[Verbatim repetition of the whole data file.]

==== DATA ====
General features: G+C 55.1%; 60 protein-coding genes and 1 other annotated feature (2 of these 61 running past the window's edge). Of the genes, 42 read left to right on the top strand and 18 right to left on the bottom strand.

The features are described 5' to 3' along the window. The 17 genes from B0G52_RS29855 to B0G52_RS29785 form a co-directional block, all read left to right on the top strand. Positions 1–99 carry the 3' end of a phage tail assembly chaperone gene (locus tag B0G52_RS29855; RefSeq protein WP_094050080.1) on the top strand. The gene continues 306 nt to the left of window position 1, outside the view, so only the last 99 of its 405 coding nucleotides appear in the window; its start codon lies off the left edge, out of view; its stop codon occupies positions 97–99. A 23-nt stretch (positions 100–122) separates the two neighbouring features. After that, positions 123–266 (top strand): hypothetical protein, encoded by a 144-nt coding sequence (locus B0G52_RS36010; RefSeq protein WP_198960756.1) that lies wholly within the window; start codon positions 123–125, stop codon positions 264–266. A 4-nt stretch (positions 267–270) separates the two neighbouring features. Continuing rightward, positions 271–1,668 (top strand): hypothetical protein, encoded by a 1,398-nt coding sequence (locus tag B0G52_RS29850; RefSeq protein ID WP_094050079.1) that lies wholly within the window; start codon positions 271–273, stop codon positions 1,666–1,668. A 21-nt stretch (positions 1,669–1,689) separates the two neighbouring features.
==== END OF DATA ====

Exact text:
General features: G+C 55.1%; 60 protein-coding genes and 1 other annotated feature (2 of these 61 running past the window's edge). Of the genes, 42 read left to right on the top strand and 18 right to left on the bottom strand.

The features are described 5' to 3' along the window. The 17 genes from B0G52_RS29855 to B0G52_RS29785 form a co-directional block, all read left to right on the top strand. Positions 1–99 carry the 3' end of a phage tail assembly chaperone gene (locus tag B0G52_RS29855; RefSeq protein WP_094050080.1) on the top strand. The gene continues 306 nt to the left of window position 1, outside the view, so only the last 99 of its 405 coding nucleotides appear in the window; its start codon lies off the left edge, out of view; its stop codon occupies positions 97–99. A 23-nt stretch (positions 100–122) separates the two neighbouring features. After that, positions 123–266 (top strand): hypothetical protein, encoded by a 144-nt coding sequence (locus B0G52_RS36010; RefSeq protein WP_198960756.1) that lies wholly within the window; start codon positions 123–125, stop codon positions 264–266. A 4-nt stretch (positions 267–270) separates the two neighbouring features. Continuing rightward, positions 271–1,668 (top strand): hypothetical protein, encoded by a 1,398-nt coding sequence (locus tag B0G52_RS29850; RefSeq protein ID WP_094050079.1) that lies wholly within the window; start codon positions 271–273, stop codon positions 1,666–1,668. A 21-nt stretch (positions 1,669–1,689) separates the two neighbouring features.